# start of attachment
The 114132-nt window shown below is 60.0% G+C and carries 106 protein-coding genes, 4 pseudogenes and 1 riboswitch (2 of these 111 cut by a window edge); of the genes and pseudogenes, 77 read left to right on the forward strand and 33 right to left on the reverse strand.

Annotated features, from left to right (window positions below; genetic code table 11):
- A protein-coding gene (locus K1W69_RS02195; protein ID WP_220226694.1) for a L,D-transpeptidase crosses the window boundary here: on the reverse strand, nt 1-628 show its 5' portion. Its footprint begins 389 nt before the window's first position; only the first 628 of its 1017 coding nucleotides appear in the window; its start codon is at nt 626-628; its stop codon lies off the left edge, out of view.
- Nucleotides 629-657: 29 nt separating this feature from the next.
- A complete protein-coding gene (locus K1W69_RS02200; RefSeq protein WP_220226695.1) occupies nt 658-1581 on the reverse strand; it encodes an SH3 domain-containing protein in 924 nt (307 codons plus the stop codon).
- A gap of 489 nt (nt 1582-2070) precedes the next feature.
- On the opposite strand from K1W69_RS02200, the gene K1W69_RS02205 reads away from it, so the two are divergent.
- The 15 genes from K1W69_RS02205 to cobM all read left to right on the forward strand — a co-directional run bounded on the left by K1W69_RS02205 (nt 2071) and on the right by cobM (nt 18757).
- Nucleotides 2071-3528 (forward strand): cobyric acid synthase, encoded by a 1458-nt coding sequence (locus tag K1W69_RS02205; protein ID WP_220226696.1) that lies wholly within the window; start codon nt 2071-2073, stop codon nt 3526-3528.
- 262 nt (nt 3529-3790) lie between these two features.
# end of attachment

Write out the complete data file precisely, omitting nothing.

The 114132-nt window shown below is 60.0% G+C and carries 106 protein-coding genes, 4 pseudogenes and 1 riboswitch (2 of these 111 cut by a window edge); of the genes and pseudogenes, 77 read left to right on the forward strand and 33 right to left on the reverse strand.

Annotated features, from left to right (window positions below; genetic code table 11):
- A protein-coding gene (locus K1W69_RS02195; protein ID WP_220226694.1) for a L,D-transpeptidase crosses the window boundary here: on the reverse strand, nt 1-628 show its 5' portion. Its footprint begins 389 nt before the window's first position; only the first 628 of its 1017 coding nucleotides appear in the window; its start codon is at nt 626-628; its stop codon lies off the left edge, out of view.
- Nucleotides 629-657: 29 nt separating this feature from the next.
- A complete protein-coding gene (locus K1W69_RS02200; RefSeq protein WP_220226695.1) occupies nt 658-1581 on the reverse strand; it encodes an SH3 domain-containing protein in 924 nt (307 codons plus the stop codon).
- A gap of 489 nt (nt 1582-2070) precedes the next feature.
- On the opposite strand from K1W69_RS02200, the gene K1W69_RS02205 reads away from it, so the two are divergent.
- The 15 genes from K1W69_RS02205 to cobM all read left to right on the forward strand — a co-directional run bounded on the left by K1W69_RS02205 (nt 2071) and on the right by cobM (nt 18757).
- Nucleotides 2071-3528 (forward strand): cobyric acid synthase, encoded by a 1458-nt coding sequence (locus tag K1W69_RS02205; protein ID WP_220226696.1) that lies wholly within the window; start codon nt 2071-2073, stop codon nt 3526-3528.
- 262 nt (nt 3529-3790) lie between these two features.